Identification of risks and vulnerabilities in manufacturing and development processes and supply chains are merely a starting point. Companies that produce and/or use emerging technologies and IoT enabled devices must approach these new capabilities with caution rather than blind adoption. This requires critical thought to understand how the emerging technologies being employed not only to increase efficiency in production and supply chains, but also how they can bring increased risk that could lead to business losses. The recognition of risks will help in developing better resiliency, redundancy, and disaster recovery plans for their operations, systems, and supply chains.
What is being done and what is on the menu of policy options?
From a Defense and US national security perspective, protecting supply chains is critical to maintaining prosperity for the American people. For the US to maintain its position as the regional hegemon and the world’s superpower in a time of great power competition, policies must be enacted to enable and protect critical supply chains and logistics infrastructure while remaining adaptive to emerging technologies and the security concerns around the IoT.
The Office of the Under Secretary of Defense for Acquisition and Sustainment (OUSD A&S) has published a new requirement, known as the Cybersecurity Maturity Model Certification (CMMC) 1.0, for Department of Defense (DOD) contractors to phase into their operations. According to the CMMC Model v1.0 release in January of 2020, “The CMMC framework adds a certification element to verify the implementation of processes and practices associated with the achievement of a cybersecurity maturity level. CMMC is designed to provide increased assurance to the DOD that a defense industrial base contractor can adequately protect controlled unclassified information (CUI) at a level commensurate with the risk, accounting for information flow down to its subcontractors in a multi-tier supply chain.”[xxii]
Injecting proper security practices into solutions development has become more prominent in the private sector in recent years, due to increases in attacks from many different vulnerable points of system access. The prominence of security in development has spawned a framework of Development-Security-Operations or DevSecOps, where minimally viable products are introduced into an operating environment using agile development techniques. The differentiation factor for DevSecOps is that security standards and validation procedures are baked into the development and release process rather than considered after the fact, ensuring security considerations are addressed early on in the development process.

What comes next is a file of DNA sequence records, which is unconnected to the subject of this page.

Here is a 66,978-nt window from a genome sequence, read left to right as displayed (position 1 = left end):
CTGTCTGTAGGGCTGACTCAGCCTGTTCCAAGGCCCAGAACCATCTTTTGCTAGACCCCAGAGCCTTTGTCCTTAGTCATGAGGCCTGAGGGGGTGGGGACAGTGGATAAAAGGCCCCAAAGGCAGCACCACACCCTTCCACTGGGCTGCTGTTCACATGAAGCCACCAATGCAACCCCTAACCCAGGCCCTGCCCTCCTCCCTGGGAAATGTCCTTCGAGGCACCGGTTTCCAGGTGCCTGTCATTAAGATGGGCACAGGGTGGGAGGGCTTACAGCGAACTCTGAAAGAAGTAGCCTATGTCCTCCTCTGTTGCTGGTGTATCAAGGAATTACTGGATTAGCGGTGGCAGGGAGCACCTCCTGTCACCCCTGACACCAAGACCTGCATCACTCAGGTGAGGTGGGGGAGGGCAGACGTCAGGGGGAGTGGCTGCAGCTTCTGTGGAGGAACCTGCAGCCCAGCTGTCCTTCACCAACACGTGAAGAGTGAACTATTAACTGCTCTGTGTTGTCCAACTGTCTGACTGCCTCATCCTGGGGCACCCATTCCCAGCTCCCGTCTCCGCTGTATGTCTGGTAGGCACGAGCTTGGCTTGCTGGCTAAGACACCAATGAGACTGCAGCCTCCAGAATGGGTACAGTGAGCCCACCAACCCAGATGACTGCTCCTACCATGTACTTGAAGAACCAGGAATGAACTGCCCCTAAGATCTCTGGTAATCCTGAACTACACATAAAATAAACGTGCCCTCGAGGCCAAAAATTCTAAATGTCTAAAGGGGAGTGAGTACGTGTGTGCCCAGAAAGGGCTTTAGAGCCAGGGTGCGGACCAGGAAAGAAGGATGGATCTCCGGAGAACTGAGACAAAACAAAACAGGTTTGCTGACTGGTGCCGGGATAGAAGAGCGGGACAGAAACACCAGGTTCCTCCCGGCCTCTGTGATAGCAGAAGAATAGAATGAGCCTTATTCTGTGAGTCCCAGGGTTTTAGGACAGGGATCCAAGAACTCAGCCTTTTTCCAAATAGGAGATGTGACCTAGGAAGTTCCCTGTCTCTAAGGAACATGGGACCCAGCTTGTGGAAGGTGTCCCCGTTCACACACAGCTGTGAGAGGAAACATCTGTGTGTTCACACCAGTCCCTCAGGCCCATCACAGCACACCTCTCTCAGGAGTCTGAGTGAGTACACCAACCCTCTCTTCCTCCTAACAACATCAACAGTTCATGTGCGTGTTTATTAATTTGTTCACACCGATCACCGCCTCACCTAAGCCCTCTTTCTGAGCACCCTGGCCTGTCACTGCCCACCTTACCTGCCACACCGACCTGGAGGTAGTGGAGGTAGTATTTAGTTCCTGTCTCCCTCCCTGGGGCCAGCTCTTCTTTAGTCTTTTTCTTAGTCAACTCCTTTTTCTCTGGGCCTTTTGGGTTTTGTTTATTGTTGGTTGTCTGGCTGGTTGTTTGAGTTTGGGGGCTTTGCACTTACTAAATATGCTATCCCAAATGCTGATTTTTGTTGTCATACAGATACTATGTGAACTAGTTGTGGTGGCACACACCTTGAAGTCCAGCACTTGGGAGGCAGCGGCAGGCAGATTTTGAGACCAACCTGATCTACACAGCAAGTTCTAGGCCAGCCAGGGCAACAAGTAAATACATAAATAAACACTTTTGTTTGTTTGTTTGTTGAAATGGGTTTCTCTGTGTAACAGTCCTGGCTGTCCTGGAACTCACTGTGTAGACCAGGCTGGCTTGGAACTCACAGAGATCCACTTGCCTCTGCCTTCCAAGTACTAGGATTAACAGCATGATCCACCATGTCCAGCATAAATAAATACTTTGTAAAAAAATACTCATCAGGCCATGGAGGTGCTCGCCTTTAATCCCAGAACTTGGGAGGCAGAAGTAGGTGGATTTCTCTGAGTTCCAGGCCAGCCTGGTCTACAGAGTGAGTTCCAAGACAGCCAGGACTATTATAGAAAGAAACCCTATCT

In February 2020, the National Institute for Standards and Technology (NIST) released draft guidance on cyber supply chain management for industry comment. NISTIR8276 (Draft) is a complementary document to previous guidance related to implementing and improving cybersecurity for critical infrastructure, focusing specifically on cyber supply chain risk management (C-SCRM). NIST fully recognizes the increased risks to businesses that are…becoming digital, producing digital products and services, and moving their workloads to the cloud, the impact of a cybersecurity event today is greater than ever before and could include personal data loss, significant financial losses, compromise of safety, and even loss of life. Organizations can no longer protect themselves by simply securing their own infrastructures since their electronic perimeter is no longer meaningful; threat actors intentionally target the suppliers of more cyber-mature organizations to take advantage of the weakest link.[xxiii]